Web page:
Society’s attitude towards minority groups in Malawi has made them to go into hiding a development which is negatively affecting their access to HIV and AIDS care, treatment and prevention.
Centre for the Development of People (CEDEP) Programmes Manager Rodney Chalera bemoaned the tendency which he said prevents the concerned groups from developing health seeking behaviors.
Speaking during a media forum review meeting, he attributed the practice to ignorance and challenged the media to be instrumental in reducing homophobia and breaking the trend arguing that minority rights are human rights and stressed on the need to promote a society of tolerance and co-existence.
He noted the tendency starts at individual level extending to other service providers who discriminate the groups and are not comfortable serving them with different services.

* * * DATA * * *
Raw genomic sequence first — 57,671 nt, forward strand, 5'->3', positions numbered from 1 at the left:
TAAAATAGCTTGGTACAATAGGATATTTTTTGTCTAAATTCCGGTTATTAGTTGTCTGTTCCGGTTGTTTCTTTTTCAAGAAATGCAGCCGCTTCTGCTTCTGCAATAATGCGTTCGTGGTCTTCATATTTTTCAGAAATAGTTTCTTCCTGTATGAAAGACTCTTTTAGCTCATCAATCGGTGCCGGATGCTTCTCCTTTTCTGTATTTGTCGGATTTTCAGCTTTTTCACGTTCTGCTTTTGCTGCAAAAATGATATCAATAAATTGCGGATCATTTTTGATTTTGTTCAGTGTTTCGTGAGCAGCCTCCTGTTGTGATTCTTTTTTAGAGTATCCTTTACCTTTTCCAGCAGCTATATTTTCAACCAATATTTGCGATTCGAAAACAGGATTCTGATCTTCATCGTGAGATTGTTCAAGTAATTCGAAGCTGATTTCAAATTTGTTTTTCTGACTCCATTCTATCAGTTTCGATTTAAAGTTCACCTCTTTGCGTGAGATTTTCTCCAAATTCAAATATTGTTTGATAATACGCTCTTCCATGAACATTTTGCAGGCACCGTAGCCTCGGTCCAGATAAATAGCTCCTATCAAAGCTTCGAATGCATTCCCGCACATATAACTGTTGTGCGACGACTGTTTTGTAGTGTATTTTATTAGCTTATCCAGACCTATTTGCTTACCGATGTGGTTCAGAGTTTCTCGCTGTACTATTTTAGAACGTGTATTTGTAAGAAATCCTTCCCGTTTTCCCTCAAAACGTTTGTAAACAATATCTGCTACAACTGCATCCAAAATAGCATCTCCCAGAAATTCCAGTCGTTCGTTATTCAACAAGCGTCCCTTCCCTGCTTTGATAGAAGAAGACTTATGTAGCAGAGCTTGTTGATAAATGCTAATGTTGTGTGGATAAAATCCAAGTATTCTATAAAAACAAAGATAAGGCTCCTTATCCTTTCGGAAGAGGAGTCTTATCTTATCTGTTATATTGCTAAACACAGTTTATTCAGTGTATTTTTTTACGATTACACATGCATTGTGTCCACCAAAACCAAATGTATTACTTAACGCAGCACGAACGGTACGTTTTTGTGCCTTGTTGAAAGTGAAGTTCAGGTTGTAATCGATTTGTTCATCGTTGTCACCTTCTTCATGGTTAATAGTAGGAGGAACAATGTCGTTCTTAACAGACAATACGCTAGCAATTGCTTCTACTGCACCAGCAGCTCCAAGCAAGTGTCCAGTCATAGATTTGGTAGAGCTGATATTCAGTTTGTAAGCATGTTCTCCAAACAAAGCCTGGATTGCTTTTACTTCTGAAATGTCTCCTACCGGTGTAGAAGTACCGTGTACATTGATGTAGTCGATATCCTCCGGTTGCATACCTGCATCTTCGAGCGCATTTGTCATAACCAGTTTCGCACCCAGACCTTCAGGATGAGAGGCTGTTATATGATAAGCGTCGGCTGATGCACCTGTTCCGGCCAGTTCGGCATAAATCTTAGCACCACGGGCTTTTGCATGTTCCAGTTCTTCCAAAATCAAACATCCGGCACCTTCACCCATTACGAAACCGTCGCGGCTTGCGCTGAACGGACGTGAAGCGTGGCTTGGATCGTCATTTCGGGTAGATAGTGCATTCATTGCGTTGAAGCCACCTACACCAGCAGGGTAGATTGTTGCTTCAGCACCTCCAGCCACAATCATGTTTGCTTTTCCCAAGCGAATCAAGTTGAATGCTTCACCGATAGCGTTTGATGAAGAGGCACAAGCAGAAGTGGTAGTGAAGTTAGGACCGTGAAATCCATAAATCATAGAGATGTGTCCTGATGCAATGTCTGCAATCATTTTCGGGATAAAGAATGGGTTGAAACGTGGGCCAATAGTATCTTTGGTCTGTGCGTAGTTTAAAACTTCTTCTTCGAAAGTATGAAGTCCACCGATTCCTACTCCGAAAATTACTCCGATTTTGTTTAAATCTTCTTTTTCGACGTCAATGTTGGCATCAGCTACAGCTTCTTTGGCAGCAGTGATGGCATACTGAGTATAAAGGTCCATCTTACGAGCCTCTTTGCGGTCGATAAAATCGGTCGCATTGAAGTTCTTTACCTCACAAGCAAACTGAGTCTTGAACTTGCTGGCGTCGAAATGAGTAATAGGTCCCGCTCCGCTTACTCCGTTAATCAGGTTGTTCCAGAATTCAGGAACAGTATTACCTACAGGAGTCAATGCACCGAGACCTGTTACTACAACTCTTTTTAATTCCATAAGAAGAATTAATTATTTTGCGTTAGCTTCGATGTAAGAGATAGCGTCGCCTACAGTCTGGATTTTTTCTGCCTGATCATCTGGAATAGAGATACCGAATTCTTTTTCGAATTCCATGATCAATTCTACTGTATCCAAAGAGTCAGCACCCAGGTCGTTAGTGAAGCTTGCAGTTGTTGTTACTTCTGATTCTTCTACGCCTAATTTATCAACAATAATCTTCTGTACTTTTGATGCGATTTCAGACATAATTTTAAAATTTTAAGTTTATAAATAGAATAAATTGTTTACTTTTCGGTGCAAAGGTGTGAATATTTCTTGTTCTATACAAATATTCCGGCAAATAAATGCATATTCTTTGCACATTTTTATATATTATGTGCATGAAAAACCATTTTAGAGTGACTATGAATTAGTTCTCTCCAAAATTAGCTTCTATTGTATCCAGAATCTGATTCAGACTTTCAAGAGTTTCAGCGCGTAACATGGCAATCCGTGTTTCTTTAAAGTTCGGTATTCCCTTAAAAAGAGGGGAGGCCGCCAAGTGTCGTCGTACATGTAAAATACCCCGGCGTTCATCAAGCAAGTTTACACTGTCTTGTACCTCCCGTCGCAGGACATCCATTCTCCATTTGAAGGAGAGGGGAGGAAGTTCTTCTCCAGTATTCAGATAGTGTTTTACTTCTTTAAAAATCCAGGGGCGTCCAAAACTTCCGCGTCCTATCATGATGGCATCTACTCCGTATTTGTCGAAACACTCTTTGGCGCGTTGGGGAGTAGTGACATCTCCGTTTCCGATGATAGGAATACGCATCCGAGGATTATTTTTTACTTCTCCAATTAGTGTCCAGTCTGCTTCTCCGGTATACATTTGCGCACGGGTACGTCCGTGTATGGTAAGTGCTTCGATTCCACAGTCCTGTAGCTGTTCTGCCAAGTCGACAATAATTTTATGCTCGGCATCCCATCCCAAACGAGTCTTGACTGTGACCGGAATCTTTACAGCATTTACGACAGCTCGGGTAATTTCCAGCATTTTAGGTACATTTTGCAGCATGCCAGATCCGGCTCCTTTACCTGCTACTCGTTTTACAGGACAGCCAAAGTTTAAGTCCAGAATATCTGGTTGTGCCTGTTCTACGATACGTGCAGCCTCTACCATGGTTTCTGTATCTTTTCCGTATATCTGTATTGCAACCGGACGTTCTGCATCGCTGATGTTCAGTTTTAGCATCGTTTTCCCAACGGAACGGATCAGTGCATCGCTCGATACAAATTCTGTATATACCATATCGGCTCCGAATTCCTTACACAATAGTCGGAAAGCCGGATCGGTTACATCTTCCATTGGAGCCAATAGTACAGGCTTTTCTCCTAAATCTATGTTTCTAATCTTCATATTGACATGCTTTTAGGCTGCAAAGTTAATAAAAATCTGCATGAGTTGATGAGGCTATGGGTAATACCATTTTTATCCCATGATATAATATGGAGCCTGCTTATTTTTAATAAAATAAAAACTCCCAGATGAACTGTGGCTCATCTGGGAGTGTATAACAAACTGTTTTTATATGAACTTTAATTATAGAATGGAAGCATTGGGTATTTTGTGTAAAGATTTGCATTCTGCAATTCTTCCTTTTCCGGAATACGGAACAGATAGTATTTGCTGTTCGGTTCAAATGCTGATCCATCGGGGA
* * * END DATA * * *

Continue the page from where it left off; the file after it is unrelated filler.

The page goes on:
Coupled with institutionalised homophobia where the LGBT community is left behind in policies, laws and structures, Chalera pointed out that in the end it leaves no options to guide service providers in as far as policy or guidelines are concerned.
“At the same time because they are afraid of the environment, they are afraid that the services are not even available, they may not demand even if the right to health and any other social services are a right to everyone; they may not demand that because they go underground.
“Unfortunately when they go underground the activities don’t stop; they still happen underground as such people don’t have adequate, right information about prevention or how they can protect themselves or how they can practice safer sex practices, HIV prevalence goes up, STI prevalence also goes up
“The reason is information is not being made available to them and the same time, the health seeking behavior is not being cultivated,” explained the CEDEP official.
The media taskforce was developed through a series of consultations and workshops involving human rights journalists, CEDEP in collaboration with the Centre for Human Rights and Rehabilitation (CHRR).